10. The Golden Dream of Carlo Chuchio, Lloyd Alexander. Another author whose death devastated me. This book I have read, though only once, and I sniffled through the entire thing. There’s something incredibly poignant about a book which the author knows is his/her final work, and while Carlo Chuchio isn’t Lloyd’s best, it still has all the factors that made his work great, and oh my gosh, I miss him.

So there you have it, my first entry into Top Ten Tuesdays. And now that I’ve stripped my soul bare for you all, I’m going to go make myself a nice soothing cup of tea and read something very, very light and comforting. A nice murder mystery by Agatha Christie, perhaps …?

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6 thoughts on “Top Ten Tuesday: Books That Made Me Cry

  1. Yes! I still get so excited when I find someone else who’s read Till We Have Faces. Hands-down my favorite by Lewis. Each time I read it I get something new out of it.

    • I haven’t read it in ages, mostly because it’s one of those books that seems to do better by letting long stretches of time pass in between readings, but I’ve been thinking lately it was about time to pick it up and give it another whirl.

  2. LOL on the “stirred deep emotion that would have showed itself in tears were that my preferred method for expressing emotion.” That’s me too. In fact, I can’t even think of one book that made me cry actual tears (well, there probably are some if I think hard, but none come to mind immediately). But plenty that moved me.
    The odd thing is that of your list of ten, I’ve only read three, and of those three, two were so long ago that I barely remember them (Lewis, and Ring of Endless Light). The only one I read (re-read) recently is Blue Castle. I’ve been meaning to re-read Til We Have Faces, though; I remember really not getting it when I first read it in my teens, but liking it.
    What a great list! [toasts Louise with teacup – clink!]

    • I think Till We Have Faces really is a book that requires maturity to even come close to understanding – though one can appreciate it at any point in time.

      There’ve definitely been a few books that have made me want to cry over how bad they were, but I decided to leave those off the list!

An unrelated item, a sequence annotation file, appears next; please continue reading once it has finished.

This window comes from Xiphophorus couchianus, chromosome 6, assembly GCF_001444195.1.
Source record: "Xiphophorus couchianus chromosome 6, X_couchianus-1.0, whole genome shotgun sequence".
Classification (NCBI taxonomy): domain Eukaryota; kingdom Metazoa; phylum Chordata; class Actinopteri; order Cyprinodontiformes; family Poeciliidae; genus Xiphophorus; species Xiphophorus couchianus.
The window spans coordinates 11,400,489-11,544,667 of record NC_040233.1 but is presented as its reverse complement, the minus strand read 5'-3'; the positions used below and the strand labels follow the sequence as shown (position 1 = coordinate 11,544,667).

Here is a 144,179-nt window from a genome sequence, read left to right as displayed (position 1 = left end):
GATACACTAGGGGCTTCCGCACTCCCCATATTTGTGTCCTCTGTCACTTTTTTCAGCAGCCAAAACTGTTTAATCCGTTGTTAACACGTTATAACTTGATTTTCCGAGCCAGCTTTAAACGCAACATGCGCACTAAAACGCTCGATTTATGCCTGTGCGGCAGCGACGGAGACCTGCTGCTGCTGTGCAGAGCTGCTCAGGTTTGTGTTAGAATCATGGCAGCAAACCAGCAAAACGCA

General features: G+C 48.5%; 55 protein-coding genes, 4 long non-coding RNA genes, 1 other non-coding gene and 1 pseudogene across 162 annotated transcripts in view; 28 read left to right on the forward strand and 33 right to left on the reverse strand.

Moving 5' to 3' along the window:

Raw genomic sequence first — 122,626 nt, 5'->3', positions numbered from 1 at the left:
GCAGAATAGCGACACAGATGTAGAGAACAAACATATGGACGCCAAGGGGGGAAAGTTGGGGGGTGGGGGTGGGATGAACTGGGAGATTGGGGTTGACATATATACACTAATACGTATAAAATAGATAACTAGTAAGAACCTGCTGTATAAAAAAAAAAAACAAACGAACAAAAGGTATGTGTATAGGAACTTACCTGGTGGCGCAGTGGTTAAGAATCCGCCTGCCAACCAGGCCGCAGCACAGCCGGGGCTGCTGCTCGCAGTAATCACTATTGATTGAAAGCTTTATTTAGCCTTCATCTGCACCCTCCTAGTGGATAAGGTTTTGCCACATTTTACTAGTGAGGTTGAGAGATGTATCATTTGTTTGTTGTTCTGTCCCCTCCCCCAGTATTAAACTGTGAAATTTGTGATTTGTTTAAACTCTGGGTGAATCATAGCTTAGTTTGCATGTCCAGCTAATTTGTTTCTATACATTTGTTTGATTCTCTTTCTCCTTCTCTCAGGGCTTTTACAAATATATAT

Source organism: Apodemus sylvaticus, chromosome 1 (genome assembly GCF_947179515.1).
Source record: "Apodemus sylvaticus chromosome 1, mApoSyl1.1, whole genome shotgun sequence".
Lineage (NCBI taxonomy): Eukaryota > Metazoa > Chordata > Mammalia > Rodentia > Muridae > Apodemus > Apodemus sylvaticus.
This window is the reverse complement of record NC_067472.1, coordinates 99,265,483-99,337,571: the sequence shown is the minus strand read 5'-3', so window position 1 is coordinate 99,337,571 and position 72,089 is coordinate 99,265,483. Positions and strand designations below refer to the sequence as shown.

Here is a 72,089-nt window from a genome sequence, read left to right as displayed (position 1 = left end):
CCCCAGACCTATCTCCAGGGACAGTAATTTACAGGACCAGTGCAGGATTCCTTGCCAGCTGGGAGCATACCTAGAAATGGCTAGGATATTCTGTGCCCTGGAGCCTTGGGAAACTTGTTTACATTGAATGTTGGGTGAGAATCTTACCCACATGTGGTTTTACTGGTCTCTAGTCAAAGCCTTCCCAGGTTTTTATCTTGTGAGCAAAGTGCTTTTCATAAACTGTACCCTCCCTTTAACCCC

3. OH Ring of Endless Light. The most beautiful book about death and life and dolphins ever.

    I don’t think we ever discussed that you ever finished Rose Under Fire, though I remember you debating starting it. I know exactly what you mean by that description though. Particularly the “hope, love, and faith” part– it seems so many Holocaust stories must be told from the POV of the outside rescuers, because it was just so ENCOURAGING to see all the Won’t-Be-Broken-ness going on among the prisoners themselves.

    The book I really have to include on my list is “Roll of Thunder, Hear My Cry.” I was about 13, and I just remember lying on the couch BAWLING for at least an HOUR after I finished. For a long time that was absolutely ALL I remembered about the book: in my Adolescent Literature class in college our professor asked if any of us had read it and I so passionately replied, “I did! It made me cry so bad!” and the professor said, “So would you tell everyone else what the book’s about?” and I COMPLETELY DIDN’T REMEMBER beyond the basic setting and some vague images.

    • Yes, and it wasn’t courage and hope that rang false, that it was small acts that kept them going, tiny bits of defiance rather than anything great and huge, like you might expect to read but that wouldn’t be at all believable for real people in a real situation. Rose’s poem about hope … gah.

      I never read Roll of Thunder, Hear My Cry. Somehow I missed most of the typical MG classics because I was so immersed in fantasy at that point in my life. Never read Where the Red Fern Grows, or To Kill a Mockingbird, or any of those.